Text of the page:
Police source: Submarine affair a ‘watershed’ for defense procurement
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Police source: Submarine affair a ‘watershed’ for defense procurement

Senior official says state witness revealed world in which multi-million-shekel decisions are made with a ‘wave of the hand,’ for profit

Miki Ganor, arrested in the submarine affair known as case 3000, is brought for a court hearing at the Magistrate's Court in Rishon Lezion, July 21, 2017. (FLASH90)
Miki Ganor, arrested in the submarine affair known as case 3000, is brought for a court hearing at the Magistrate's Court in Rishon Lezion, July 21, 2017. (FLASH90)

A senior police official said Thursday that the details in a case of suspected bribery involving the purchase of military submarines worth hundreds of millions of dollars were so astounding that investigators were initially loath to believe the state witness who supplied them.

The official spoke after police asked state prosecutors to indict Prime Minister Benjamin Netanyahu’s former lawyer and five other high-profile figures on bribery charges in what has been called one of the largest graft schemes in the country’s history.

“The submarine affair is a watershed moment for defense procurement, just like the Bus 300 Affair was for the security establishment,” said the police source, who spoke to the media on condition of anonymity as he was not authorized to disclose details of the case.

The so-called Bus 300 Affair involved the 1984 storming by security forces of a bus whose passengers had been kidnapped by four Palestinian terrorists. Although authorities reported that all of the terrorists were killed in an exchange of fire with security forces, it later transpired two were taken alive and later killed. An investigation eventually led to the resignation of the head of the Shin Bet security service.

Netanyahu himself is not suspected in the naval vessel affair, known as Case 3000, but has been questioned by police over the suspicions, which revolve around Israel’s acquisition of submarines manufactured by the German industrial giant Thyssenkrupp.

Prime Minister Benjamin Netanyahu, right, and his personal lawyer David Shimron, left. (Flash90)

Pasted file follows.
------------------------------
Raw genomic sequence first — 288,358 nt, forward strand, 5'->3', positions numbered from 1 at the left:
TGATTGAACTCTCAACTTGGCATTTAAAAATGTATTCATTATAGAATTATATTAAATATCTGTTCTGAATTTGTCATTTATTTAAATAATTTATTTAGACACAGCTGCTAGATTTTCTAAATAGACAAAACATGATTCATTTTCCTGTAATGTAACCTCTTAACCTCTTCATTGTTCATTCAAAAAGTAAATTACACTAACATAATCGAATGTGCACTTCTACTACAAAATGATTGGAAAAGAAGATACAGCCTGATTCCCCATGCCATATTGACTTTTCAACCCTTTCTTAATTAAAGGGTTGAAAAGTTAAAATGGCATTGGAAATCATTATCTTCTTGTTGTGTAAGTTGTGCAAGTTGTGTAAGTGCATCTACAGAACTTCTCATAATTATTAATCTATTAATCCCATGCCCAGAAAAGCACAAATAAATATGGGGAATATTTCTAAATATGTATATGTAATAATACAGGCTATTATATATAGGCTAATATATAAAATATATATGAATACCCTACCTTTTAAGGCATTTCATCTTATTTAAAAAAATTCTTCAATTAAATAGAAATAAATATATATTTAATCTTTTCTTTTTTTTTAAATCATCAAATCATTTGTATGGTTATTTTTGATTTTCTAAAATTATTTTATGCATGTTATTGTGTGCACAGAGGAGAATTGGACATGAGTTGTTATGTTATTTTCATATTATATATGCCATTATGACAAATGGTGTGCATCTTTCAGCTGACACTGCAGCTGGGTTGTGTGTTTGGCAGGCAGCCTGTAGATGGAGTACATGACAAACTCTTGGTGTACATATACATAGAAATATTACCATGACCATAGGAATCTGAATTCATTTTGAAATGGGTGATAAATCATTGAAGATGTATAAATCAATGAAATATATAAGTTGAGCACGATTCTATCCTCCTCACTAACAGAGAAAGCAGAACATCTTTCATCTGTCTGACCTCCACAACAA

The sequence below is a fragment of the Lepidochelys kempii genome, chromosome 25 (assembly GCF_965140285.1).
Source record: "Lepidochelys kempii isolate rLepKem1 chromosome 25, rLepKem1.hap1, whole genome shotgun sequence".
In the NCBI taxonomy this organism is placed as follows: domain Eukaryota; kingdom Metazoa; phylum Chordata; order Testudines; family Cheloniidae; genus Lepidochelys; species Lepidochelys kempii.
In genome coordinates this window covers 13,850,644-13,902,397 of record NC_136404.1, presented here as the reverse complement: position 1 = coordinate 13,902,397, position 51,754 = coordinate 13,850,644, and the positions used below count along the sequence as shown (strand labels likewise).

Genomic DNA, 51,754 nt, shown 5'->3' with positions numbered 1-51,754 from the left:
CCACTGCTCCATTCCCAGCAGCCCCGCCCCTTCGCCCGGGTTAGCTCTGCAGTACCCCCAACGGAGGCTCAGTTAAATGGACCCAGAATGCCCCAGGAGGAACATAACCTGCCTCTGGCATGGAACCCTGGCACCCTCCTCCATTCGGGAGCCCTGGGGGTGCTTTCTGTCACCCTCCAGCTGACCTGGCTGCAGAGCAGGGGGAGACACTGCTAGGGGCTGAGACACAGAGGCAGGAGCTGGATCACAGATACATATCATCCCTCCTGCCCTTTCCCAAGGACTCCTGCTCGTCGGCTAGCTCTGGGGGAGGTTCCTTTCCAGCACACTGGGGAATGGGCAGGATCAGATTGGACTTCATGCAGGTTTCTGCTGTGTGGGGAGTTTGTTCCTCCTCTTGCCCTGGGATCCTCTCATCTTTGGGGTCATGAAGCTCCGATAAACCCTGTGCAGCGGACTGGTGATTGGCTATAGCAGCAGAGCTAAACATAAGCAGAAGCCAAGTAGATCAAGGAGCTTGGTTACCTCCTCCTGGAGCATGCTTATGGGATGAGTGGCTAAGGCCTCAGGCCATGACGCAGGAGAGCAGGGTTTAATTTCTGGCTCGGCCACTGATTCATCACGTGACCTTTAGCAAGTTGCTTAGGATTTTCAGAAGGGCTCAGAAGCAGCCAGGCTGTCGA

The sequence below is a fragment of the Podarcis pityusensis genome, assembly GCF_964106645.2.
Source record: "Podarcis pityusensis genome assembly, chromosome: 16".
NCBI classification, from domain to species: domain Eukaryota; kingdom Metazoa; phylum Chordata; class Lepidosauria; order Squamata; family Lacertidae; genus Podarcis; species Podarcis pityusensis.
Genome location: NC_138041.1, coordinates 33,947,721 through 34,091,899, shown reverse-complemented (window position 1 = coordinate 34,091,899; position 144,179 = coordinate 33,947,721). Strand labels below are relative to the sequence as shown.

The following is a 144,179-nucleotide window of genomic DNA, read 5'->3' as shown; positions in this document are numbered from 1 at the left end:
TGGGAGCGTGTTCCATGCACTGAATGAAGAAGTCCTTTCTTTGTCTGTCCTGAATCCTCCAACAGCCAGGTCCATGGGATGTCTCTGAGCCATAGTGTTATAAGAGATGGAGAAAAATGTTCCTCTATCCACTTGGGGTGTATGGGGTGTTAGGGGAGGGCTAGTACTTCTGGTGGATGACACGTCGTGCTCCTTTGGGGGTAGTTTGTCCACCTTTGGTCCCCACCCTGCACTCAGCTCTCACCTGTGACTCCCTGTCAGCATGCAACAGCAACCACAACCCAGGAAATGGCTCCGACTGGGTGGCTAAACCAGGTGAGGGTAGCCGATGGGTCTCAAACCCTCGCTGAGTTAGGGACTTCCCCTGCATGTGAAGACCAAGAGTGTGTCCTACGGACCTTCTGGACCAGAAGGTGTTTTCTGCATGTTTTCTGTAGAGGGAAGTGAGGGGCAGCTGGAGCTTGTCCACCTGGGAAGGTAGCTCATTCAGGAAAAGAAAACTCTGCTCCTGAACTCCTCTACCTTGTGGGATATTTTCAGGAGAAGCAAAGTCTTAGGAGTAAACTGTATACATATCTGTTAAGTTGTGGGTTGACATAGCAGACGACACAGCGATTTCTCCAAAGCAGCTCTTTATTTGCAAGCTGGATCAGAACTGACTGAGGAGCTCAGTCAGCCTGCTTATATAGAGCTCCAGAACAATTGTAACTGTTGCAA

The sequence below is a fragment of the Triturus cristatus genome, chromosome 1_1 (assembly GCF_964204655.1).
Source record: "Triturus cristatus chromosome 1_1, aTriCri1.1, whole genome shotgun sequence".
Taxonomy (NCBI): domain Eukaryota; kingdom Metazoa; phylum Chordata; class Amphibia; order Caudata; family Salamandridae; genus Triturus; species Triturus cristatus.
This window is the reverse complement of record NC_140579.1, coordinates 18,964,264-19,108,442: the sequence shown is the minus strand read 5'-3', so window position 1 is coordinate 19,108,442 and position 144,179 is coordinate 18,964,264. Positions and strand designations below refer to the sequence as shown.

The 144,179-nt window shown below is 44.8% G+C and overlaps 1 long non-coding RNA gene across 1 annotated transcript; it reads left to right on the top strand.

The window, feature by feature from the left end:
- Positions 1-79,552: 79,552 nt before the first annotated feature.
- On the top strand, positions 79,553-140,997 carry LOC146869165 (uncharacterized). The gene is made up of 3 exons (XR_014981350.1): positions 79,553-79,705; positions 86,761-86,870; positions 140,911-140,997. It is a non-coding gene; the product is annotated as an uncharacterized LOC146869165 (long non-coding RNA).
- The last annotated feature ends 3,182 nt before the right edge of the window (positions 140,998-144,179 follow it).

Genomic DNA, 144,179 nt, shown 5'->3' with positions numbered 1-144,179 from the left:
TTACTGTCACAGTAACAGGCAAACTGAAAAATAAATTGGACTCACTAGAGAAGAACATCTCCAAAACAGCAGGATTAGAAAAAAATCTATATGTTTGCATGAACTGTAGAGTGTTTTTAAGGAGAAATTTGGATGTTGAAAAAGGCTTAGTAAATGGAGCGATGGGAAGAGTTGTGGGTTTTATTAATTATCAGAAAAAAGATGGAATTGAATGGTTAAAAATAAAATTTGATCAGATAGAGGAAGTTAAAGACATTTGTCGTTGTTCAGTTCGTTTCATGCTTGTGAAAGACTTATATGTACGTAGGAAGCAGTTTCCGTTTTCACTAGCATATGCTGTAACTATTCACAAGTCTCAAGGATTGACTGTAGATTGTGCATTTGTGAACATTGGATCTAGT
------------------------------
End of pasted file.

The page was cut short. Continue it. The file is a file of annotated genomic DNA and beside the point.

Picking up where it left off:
A key figure is Miki Ganor, a former agent for the German shipbuilder and a former suspect, who in July 2017 signed an agreement to cooperate with the investigation.

The police source said that Ganor “exposed us to a world of strategic business procurement. He told us how it worked in practice, how decisions are made for state defense, in this case the decisions concerning the purchase of hundreds of millions of euros worth of vessels.

“We tend to think that these decisions are made based on formal meetings, but to our chagrin we found out how they are really made — casually, with a wave of the hand; how extraneous considerations are introduced in order to make money,” he said.

The source said that, at first, Ganor’s story was so incredible prosecutors weren’t going to sign him up as a state witness.

“It sounded made up,” he said. But as the investigation continued they found he was telling the truth.

“Those surroundings the prime minister dealt with advancing the interests of Miki Ganor,” the source said. “Still, all of them claimed that the prime minister was unaware of Ganor’s interests.”

Concerning the prime minister’s possible involvement, the source asserted, “In this case, there is no evidence to tie him to the investigated criminal suspicions.”

(L-R) Prime Minister Benjamin Netanyahu’s personal lawyer David Shimron, his former diplomatic envoy Yitzhak Molcho, his former bureau chief David Sharan, former deputy national security adviser Avriel Bar-Yosef and former commander of the Israeli Navy Eliezer Marom (Flash90)

Authorities said Thursday they had evidence to indict David Shimron, Netanyahu’s cousin and former attorney; former National Security Council deputy head Brig. Gen (res.) Avriel Bar-Yosef; former navy chief Eliezer Marom; David Sharan, a former Netanyahu chief of staff; Brig. Gen (res.) Shay Brosh; and former minister Eliezer Sandberg.

The Walla news site reported that the investigation filled 200 folders, including dozens of recordings — some of which captured alleged offenses as they were committed. The recordings were provided by state witness Ganor and featured senior figures such as Marom, Bar-Yosef, and Shimron.

The probe relates to the period of Ganor’s work for ThyssenKryupp between 2009 and 2017.

The suspects are accused of offenses including bribery, fraud, breach of trust, money laundering and other lesser charges, police said in a statement.

Under his deal with prosecutors, Ganor reportedly agreed to serve one year in prison and pay a fine of up to NIS 10 million (some $2.7 million).

The police recommendations will now be reviewed by state prosecutors, who will decide whether to press charges.

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